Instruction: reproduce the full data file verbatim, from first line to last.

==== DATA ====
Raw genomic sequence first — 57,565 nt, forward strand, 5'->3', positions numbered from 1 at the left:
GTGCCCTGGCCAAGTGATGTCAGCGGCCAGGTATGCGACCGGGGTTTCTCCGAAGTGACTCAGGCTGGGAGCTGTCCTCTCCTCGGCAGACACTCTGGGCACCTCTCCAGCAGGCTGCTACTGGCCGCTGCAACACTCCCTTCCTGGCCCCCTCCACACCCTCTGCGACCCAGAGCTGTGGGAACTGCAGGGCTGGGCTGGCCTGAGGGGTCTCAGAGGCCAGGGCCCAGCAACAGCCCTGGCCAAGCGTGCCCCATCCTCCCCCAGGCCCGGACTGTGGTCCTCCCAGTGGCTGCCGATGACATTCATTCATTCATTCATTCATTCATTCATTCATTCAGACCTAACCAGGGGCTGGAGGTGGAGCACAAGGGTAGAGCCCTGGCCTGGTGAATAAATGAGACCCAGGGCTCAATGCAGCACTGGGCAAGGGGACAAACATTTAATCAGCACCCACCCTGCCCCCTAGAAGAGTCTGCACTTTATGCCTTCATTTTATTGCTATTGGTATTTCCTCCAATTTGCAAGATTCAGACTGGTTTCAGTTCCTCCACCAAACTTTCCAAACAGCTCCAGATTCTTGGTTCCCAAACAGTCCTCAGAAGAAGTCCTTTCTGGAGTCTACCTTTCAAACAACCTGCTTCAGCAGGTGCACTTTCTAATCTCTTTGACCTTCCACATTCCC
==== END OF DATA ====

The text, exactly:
Raw genomic sequence first — 57,565 nt, forward strand, 5'->3', positions numbered from 1 at the left:
GTGCCCTGGCCAAGTGATGTCAGCGGCCAGGTATGCGACCGGGGTTTCTCCGAAGTGACTCAGGCTGGGAGCTGTCCTCTCCTCGGCAGACACTCTGGGCACCTCTCCAGCAGGCTGCTACTGGCCGCTGCAACACTCCCTTCCTGGCCCCCTCCACACCCTCTGCGACCCAGAGCTGTGGGAACTGCAGGGCTGGGCTGGCCTGAGGGGTCTCAGAGGCCAGGGCCCAGCAACAGCCCTGGCCAAGCGTGCCCCATCCTCCCCCAGGCCCGGACTGTGGTCCTCCCAGTGGCTGCCGATGACATTCATTCATTCATTCATTCATTCATTCATTCATTCAGACCTAACCAGGGGCTGGAGGTGGAGCACAAGGGTAGAGCCCTGGCCTGGTGAATAAATGAGACCCAGGGCTCAATGCAGCACTGGGCAAGGGGACAAACATTTAATCAGCACCCACCCTGCCCCCTAGAAGAGTCTGCACTTTATGCCTTCATTTTATTGCTATTGGTATTTCCTCCAATTTGCAAGATTCAGACTGGTTTCAGTTCCTCCACCAAACTTTCCAAACAGCTCCAGATTCTTGGTTCCCAAACAGTCCTCAGAAGAAGTCCTTTCTGGAGTCTACCTTTCAAACAACCTGCTTCAGCAGGTGCACTTTCTAATCTCTTTGACCTTCCACATTCCC